Sweet potatoes are members of the morning glory family. The name is misleading because sweet potatoes are not related to potatoes. Sweet potatoes are engorged storage roots whereas potatoes are tubers or underground stems of a plant. When a potato has an “eye” or bud a new plant can be grown. Since sweet potatoes don’t produce eyes, the root will never grow a new plant.
Sweet potatoes have a similar shape to potatoes but are slimmer, with tapered ends. The smooth, thin skin of sweet potatoes can range in color from white, light yellow to red, purple or copper. The flesh inside also varies from light yellow to a deep, orange. Lighter colored sweet potatoes have a firm, dry flesh whereas the deep orange colored ones have a moist flesh.
Moist, soft sweet potatoes are often labeled yams but the two are not related. Yam, which comes from the West African word “nYami”, meaning to eat, are grown primarily in Africa. Yams are much larger, starchier and drier than sweet potatoes.
When sweet potatoes were first cultivated only the drier variety was available. Later on the moist variety was grown and became more popular. The term yam was used to distinguish between the drier, lighter colored variety from the moist, deep orange variety. To avoid confusion, the USDA requires that products labeled as yams also include terminology that says sweet potato.
In the U.S., North Carolina produces almost 40% of the sweet potato crop. California, Louisiana and Mississippi are also big producers of this root vegetable.
Compared to potatoes, sweet potatoes are lower in calories, carbohydrates and starch. A medium sized sweet potato has 103 calories, 24 grams of carbohydrates of which 4 grams are from fiber (15% of daily values), 7 grams from sugars and 8 grams from starches. In comparison, a medium potato has the same amount of fiber but 161 calories, 375 grams of carbohydrates with 29 grams from starches.
Sweet potatoes are an excellent source of beta-carotene, providing almost 22,000 IUs or 438% of daily values; vitamin C (17 mg or 28% DVs) and potassium (926 mg or 26% of DVs). Leaving the skin on during cooking increases the nutrient value of the food.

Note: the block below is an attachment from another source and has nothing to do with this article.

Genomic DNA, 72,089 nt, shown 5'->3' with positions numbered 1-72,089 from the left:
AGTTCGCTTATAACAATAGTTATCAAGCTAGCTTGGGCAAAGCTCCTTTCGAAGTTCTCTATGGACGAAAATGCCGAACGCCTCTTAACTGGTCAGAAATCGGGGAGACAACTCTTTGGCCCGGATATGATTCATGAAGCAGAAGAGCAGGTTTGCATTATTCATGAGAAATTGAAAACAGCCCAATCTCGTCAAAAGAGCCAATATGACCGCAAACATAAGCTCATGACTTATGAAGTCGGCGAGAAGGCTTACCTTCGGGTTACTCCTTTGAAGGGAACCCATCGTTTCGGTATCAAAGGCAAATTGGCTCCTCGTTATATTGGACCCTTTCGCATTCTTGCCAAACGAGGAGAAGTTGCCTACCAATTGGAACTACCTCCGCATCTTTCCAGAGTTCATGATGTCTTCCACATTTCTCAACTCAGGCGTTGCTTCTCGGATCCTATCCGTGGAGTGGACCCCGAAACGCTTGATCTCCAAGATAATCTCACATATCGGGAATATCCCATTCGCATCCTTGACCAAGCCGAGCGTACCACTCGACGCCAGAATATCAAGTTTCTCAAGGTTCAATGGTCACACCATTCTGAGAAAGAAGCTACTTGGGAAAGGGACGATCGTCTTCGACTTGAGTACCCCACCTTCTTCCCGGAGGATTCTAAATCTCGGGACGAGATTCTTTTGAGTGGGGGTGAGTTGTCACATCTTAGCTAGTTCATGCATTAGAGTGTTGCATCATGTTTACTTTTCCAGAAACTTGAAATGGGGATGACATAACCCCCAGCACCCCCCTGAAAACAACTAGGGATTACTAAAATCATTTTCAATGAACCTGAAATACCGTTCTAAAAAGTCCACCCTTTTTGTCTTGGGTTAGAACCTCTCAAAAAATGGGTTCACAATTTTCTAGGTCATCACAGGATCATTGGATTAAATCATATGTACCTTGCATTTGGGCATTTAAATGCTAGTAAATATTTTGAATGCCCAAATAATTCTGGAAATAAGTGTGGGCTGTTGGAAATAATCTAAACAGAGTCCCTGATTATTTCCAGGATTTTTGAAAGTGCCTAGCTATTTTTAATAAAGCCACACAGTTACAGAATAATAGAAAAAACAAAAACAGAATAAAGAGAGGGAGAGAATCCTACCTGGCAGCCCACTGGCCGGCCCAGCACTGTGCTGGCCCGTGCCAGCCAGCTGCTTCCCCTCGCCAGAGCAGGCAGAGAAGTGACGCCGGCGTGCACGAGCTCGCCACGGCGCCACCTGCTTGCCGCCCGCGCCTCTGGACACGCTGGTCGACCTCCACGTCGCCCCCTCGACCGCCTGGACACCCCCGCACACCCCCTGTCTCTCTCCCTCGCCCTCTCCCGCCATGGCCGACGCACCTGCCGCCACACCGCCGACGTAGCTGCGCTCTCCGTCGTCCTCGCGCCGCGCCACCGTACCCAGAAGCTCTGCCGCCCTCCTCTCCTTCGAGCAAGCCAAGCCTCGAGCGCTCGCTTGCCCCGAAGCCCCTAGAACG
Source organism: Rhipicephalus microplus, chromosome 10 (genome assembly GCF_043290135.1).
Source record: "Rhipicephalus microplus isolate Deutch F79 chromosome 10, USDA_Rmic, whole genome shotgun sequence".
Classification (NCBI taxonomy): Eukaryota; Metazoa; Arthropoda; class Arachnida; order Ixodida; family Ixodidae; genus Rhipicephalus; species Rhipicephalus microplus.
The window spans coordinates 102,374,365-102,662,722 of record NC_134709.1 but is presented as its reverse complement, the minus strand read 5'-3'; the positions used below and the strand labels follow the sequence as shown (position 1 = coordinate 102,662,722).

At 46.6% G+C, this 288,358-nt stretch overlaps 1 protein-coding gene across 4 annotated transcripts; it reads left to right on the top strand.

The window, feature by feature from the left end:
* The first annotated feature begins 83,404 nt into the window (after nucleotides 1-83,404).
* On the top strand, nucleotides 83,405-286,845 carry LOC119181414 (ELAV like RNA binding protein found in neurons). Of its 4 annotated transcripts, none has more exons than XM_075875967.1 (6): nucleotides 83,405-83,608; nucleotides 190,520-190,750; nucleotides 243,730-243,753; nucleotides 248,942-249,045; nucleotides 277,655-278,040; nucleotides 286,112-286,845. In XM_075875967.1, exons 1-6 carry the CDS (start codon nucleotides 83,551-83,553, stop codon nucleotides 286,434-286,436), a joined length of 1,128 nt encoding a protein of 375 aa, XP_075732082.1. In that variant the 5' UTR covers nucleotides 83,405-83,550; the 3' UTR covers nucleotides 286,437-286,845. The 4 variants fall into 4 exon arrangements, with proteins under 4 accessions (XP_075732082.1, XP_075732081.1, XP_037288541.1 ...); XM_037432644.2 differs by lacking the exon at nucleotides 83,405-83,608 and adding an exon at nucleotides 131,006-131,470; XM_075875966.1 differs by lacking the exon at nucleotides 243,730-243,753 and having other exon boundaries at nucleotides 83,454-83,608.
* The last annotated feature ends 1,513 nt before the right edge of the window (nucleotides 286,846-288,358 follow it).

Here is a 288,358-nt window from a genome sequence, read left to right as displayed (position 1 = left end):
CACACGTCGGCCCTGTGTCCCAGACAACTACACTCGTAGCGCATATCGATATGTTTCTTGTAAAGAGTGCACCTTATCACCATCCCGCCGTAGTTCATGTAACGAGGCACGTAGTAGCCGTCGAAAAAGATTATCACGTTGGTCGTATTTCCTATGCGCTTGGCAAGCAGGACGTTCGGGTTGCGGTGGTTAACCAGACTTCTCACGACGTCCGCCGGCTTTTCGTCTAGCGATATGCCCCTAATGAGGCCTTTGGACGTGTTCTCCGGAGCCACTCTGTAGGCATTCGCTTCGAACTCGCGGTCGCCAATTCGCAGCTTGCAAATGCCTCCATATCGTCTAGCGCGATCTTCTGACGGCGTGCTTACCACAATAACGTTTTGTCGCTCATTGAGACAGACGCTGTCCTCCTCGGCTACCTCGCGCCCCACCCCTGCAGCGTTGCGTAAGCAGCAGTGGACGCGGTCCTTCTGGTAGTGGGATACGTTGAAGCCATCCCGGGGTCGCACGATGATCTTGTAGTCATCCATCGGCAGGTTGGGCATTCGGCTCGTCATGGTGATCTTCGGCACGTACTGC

The intensity of the flesh color determines the antioxidant level of the vegetable. Deep, orange colored sweet potatoes have a higher antioxidant content. Regardless of color, antioxidants are concentrated in the skin of sweet potatoes. Like other purple colored vegetables, sweet potatoes with this colored flesh are an excellent source of anthocyanins.
Selection & Storage
The prime season for sweet potatoes is October through January but the root vegetable is available year-round in most supermarkets. Popular varieties include Goldrush, Georgia Red, Centennial, Puerto Rico, New Jersey and Velvet.
Sweet potatoes contain an enzyme that converts the starches into sugars as the root matures. This sweetness continues as the sweet potato is stored and cooked.
The appearance of sweet potatoes may not look smooth like a potato but that is fine provided the skin does not have wrinkles, bruises, sprouts or decay.
Unlike potatoes, a bad portion of a sweet potato can’t be cut out as the decayed spot creates an unpleasant flavor to the entire potato.
Sweet potatoes will last for about a month if stored in a dark, cool place. They should not be stored in the refrigerator as they can develop an off taste. If stored at room temperature, sweet potatoes will last about a week. Store potatoes loose and not in a plastic bag.
Do not wash sweet potatoes before storing as this will spoil them. Fortunately, sweet potatoes have few pests so pesticide use is low. However, prior to cooking, wash the skin of sweet potatoes with a vegetable brush.
Sweet potatoes can be boiled, baked, grilled, steamed or even fried. Deep orange sweet potatoes cook more quickly than the yellow, firmer varieties.
While holiday recipes often call for adding considerable amounts of sugar and other caloric ingredients (e.g, marshmallow) to an otherwise healthy food, the simplest and most nutritious way to enjoy sweet potatoes is by baking them.
Thoroughly wash a sweet potato before cooking. Cut off the tapered ends. Cut sweet potato length wise and then cut each half in ¼ slices. Place in shallow pan and coat each slice with a little olive oil. Add pepper, salt and red pepper to taste. Bake at 350 degrees for about 35 to 40 minutes or until just turning soft.
The town of Opelousas, Louisiana has celebrated “Yambilee” each October since 1946. After discovering natives eating sweet potatoes in the mid 1700s, this root vegetable has been a favorite food item ever since.
Sweet potatoes produce more pounds of food per acre than any other cultivated plant, including corn and Irish potatoes.
David H. Rahm, M.D. is the founder and medical director of The Wellness Center, a medical clinic located in Long Beach, CA. Dr. Rahm is also president and medical director of VitaMedica. Dr. Rahm is one of a select group of conventional medical doctors who have education and expertise in functional medicine and nutritional science. Over the past 20 years, Dr. Rahm has published articles in the plastic surgery literature and educated physicians about the importance of good peri-operative nutrition.